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Restaurants making strides with green efforts

As the nation celebrates Earth Day on Thursday, restaurants continue to further their efforts to incorporate eco-friendly practices into their business.

A variety of factors are driving these moves, ranging from a desire to reduce their carbon footprint to the belief that going green will appeal to their customers.

The latter appears to have the most sway over restaurant operators, according to a recent study by Retail Systems Research. In the study, 66 percent of respondents said they believed going green would strike a positive chord with customers. By comparison, only 47 percent cited cost savings as an important motivation.

"The best performing restaurateurs believe green-minded consumers care enough about a brand's environmental positioning to factor it in to 'where to dine' decisions," said Steve Rowen, managing partner of RSR and co-author of the study, which was conducted in partnership with Nation's Restaurant News. "The hard part still is measuring ROI in terms of new revenue. The direct correlation is not clear, yet."

Restaurants face other challenges as they set out to meet their sustainability goals. Starbucks Corp. has pledged to have 100 percent of its paper coffee cups either recyclable or reusable by 2015, but the company said this week that efforts to reduce waste from its cups have been hampered by variances in recycling laws.

The National Restaurant Association is looking to help operators navigate the challenges of going green -- and recognize them for their efforts -- with a new pilot program, called Greener Restaurants. The program features a checklist of action items, from small steps to big undertakings, and instructional videos.

Regardless of the obstacles, many restaurants have made strides over the past year to make their businesses more environmentally friendly:

- Darden Restaurants Inc. said Leadership in Energy and Environmental Design, or LEED, building standards will be incorporated at all new restaurants and some remodels at its chains, which include Red Lobster, Olive Garden and LongHorn Steakhouse. In an interview with NRN, the company's director of sustainability, Ian Olson, discussed how Darden will reach its goals.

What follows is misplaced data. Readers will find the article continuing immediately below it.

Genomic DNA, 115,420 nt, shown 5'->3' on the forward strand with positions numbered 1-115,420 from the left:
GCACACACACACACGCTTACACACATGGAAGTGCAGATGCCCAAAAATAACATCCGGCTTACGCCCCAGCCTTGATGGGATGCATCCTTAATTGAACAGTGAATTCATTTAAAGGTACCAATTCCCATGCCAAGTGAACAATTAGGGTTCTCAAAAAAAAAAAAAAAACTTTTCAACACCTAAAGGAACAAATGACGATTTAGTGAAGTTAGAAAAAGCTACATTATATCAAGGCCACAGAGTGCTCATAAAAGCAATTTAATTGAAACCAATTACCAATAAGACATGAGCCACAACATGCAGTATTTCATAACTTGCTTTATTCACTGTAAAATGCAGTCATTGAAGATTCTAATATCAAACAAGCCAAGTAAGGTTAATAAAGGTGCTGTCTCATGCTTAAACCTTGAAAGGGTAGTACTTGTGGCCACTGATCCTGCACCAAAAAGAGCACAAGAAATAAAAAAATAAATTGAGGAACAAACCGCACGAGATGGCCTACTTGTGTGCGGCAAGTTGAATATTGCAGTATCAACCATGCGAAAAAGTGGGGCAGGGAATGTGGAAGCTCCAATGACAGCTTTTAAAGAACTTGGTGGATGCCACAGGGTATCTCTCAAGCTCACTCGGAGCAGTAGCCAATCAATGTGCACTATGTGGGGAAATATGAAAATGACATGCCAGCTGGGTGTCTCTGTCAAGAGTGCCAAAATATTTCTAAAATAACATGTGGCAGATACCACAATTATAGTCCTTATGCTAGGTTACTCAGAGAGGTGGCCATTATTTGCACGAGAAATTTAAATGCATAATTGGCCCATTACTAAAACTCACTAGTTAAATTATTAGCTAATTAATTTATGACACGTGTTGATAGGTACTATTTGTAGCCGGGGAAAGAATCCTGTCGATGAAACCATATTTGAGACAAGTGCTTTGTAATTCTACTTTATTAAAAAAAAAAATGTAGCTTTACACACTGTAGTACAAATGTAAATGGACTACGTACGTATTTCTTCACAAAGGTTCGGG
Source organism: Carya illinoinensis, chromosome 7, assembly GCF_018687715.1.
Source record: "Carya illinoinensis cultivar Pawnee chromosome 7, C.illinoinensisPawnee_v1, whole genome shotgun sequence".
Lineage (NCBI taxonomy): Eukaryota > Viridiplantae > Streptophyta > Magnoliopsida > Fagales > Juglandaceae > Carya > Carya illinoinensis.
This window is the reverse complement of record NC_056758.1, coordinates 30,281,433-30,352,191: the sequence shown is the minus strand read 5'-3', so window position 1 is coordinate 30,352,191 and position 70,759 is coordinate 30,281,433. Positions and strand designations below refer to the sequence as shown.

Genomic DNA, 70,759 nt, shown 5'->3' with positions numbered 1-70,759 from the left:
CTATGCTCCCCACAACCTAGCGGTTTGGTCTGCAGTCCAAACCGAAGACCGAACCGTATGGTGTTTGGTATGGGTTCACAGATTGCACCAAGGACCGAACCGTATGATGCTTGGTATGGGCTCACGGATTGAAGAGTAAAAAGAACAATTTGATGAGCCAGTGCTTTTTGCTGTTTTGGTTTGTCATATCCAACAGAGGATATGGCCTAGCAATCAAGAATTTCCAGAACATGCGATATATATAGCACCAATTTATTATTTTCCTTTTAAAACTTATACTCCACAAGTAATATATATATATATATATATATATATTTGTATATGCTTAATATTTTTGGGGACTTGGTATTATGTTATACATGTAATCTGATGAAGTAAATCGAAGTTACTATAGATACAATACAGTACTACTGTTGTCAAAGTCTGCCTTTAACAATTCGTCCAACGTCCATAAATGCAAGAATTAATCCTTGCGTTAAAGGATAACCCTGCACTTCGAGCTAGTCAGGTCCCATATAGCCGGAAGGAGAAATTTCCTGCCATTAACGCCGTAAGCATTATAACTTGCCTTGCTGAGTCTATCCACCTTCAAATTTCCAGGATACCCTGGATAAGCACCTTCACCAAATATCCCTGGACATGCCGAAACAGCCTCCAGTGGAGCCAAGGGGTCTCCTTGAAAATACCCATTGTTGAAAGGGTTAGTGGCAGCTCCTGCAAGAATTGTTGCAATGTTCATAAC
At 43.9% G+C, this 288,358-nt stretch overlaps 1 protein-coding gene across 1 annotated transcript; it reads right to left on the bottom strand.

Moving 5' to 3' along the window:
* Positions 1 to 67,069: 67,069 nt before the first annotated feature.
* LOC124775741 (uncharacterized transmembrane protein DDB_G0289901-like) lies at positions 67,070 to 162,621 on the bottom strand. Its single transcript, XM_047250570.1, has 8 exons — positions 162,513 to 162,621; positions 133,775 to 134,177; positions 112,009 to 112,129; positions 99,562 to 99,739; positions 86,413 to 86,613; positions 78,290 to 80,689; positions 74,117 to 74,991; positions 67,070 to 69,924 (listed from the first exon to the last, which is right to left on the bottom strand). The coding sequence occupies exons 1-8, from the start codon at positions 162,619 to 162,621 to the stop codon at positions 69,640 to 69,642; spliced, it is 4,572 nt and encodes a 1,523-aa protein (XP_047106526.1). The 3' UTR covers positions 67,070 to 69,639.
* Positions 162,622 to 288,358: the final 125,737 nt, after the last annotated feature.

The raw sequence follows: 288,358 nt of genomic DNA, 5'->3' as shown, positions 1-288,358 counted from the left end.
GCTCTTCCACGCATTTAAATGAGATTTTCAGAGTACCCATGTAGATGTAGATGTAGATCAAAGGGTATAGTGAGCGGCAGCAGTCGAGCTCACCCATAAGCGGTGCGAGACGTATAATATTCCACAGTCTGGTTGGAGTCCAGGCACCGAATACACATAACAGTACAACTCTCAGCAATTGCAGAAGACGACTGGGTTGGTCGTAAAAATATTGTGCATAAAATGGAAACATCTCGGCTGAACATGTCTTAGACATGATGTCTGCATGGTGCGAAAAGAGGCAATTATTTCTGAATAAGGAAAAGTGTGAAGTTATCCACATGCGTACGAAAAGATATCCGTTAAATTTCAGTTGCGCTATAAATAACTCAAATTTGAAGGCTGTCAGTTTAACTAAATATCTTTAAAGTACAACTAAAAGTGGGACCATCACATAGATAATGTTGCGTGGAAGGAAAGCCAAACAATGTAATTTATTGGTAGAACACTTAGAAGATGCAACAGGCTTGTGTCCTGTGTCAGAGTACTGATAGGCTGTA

- The Quiznos sandwich chain began using environmentally responsible packaging, including compostable, wax-coated paper cups, salad bowls made from 100-percent recycled paperboard, and napkins made from 100-percent recycled materials. The chain also said it would introduce eco-friendly uniform items for employees, such as hats made from recycled soda bottles.

- Responding to a challenge from President Obama to improve the health of federal employees, the General Services Administration is requiring on-site foodservice providers at government buildings to offer wellness and sustainability programs.

- Moe's Southwest Grill said it was looking to open its first LEED-certified restaurant. The 400-unit chain's president said he was educating franchisees about sustainability and looking into composting.

- A Denny's franchisee reported significant cost savings from the eco-friendly features and energy-efficient equipment at his restaurant, which was expected to become the family-dining chain's first LEED-certified location.

- Chipotle Mexican Grill Inc. said it plans to install solar panels on about 75 of its restaurants this year with hopes of reducing energy consumption during peak operating hours. The solar panels generate an estimated 500 kilowatt-hours of electricity.

- Celebrity chef Rick Bayless designed his new street-food restaurant XOCO with eco-friendly features, such as low-VOC paint, recycled wood, Energy Star roofing and appliances, and fluorescent and LED lighting.

- Kimpton Hotels has replaced most of the bottled water used at conferences with pitchers of filtered water and worked to ensure that 30 percent of the wines offered at its restaurants are eco-friendly.

Contact Molly Gise at [email protected].

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